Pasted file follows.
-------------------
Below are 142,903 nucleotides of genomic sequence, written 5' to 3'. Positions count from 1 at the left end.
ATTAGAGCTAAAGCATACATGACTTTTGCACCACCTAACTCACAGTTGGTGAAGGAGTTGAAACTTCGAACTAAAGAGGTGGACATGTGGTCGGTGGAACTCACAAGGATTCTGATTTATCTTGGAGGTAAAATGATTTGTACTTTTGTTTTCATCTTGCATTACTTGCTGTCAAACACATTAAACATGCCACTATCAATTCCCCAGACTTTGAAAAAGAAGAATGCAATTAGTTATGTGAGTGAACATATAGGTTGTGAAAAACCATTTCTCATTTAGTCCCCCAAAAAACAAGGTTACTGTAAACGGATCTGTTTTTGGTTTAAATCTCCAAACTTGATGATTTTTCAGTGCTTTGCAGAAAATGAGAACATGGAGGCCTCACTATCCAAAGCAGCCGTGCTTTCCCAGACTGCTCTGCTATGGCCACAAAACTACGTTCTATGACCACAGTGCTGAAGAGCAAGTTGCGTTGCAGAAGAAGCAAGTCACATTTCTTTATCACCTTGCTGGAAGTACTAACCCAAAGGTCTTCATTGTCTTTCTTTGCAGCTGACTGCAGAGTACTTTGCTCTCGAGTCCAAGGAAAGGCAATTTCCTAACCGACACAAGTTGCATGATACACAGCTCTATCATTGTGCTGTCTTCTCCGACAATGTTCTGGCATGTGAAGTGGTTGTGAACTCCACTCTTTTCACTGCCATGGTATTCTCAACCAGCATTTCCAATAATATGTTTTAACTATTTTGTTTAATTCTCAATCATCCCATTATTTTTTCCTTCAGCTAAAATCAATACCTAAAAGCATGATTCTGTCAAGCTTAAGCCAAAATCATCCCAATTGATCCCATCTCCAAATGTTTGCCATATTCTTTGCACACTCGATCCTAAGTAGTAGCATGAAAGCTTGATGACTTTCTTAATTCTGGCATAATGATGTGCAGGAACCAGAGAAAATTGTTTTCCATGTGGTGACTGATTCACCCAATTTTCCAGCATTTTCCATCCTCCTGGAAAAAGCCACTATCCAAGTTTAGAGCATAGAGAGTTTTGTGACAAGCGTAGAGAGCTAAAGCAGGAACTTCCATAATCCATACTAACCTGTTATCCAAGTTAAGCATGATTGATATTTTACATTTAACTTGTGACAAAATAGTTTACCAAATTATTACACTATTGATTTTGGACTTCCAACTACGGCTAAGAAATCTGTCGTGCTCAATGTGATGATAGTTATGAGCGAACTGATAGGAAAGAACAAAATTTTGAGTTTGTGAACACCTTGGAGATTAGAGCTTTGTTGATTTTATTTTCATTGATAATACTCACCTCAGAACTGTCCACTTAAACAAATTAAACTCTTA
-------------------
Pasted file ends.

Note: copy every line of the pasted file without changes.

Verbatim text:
Below are 142,903 nucleotides of genomic sequence, written 5' to 3'. Positions count from 1 at the left end.
ATTAGAGCTAAAGCATACATGACTTTTGCACCACCTAACTCACAGTTGGTGAAGGAGTTGAAACTTCGAACTAAAGAGGTGGACATGTGGTCGGTGGAACTCACAAGGATTCTGATTTATCTTGGAGGTAAAATGATTTGTACTTTTGTTTTCATCTTGCATTACTTGCTGTCAAACACATTAAACATGCCACTATCAATTCCCCAGACTTTGAAAAAGAAGAATGCAATTAGTTATGTGAGTGAACATATAGGTTGTGAAAAACCATTTCTCATTTAGTCCCCCAAAAAACAAGGTTACTGTAAACGGATCTGTTTTTGGTTTAAATCTCCAAACTTGATGATTTTTCAGTGCTTTGCAGAAAATGAGAACATGGAGGCCTCACTATCCAAAGCAGCCGTGCTTTCCCAGACTGCTCTGCTATGGCCACAAAACTACGTTCTATGACCACAGTGCTGAAGAGCAAGTTGCGTTGCAGAAGAAGCAAGTCACATTTCTTTATCACCTTGCTGGAAGTACTAACCCAAAGGTCTTCATTGTCTTTCTTTGCAGCTGACTGCAGAGTACTTTGCTCTCGAGTCCAAGGAAAGGCAATTTCCTAACCGACACAAGTTGCATGATACACAGCTCTATCATTGTGCTGTCTTCTCCGACAATGTTCTGGCATGTGAAGTGGTTGTGAACTCCACTCTTTTCACTGCCATGGTATTCTCAACCAGCATTTCCAATAATATGTTTTAACTATTTTGTTTAATTCTCAATCATCCCATTATTTTTTCCTTCAGCTAAAATCAATACCTAAAAGCATGATTCTGTCAAGCTTAAGCCAAAATCATCCCAATTGATCCCATCTCCAAATGTTTGCCATATTCTTTGCACACTCGATCCTAAGTAGTAGCATGAAAGCTTGATGACTTTCTTAATTCTGGCATAATGATGTGCAGGAACCAGAGAAAATTGTTTTCCATGTGGTGACTGATTCACCCAATTTTCCAGCATTTTCCATCCTCCTGGAAAAAGCCACTATCCAAGTTTAGAGCATAGAGAGTTTTGTGACAAGCGTAGAGAGCTAAAGCAGGAACTTCCATAATCCATACTAACCTGTTATCCAAGTTAAGCATGATTGATATTTTACATTTAACTTGTGACAAAATAGTTTACCAAATTATTACACTATTGATTTTGGACTTCCAACTACGGCTAAGAAATCTGTCGTGCTCAATGTGATGATAGTTATGAGCGAACTGATAGGAAAGAACAAAATTTTGAGTTTGTGAACACCTTGGAGATTAGAGCTTTGTTGATTTTATTTTCATTGATAATACTCACCTCAGAACTGTCCACTTAAACAAATTAAACTCTTA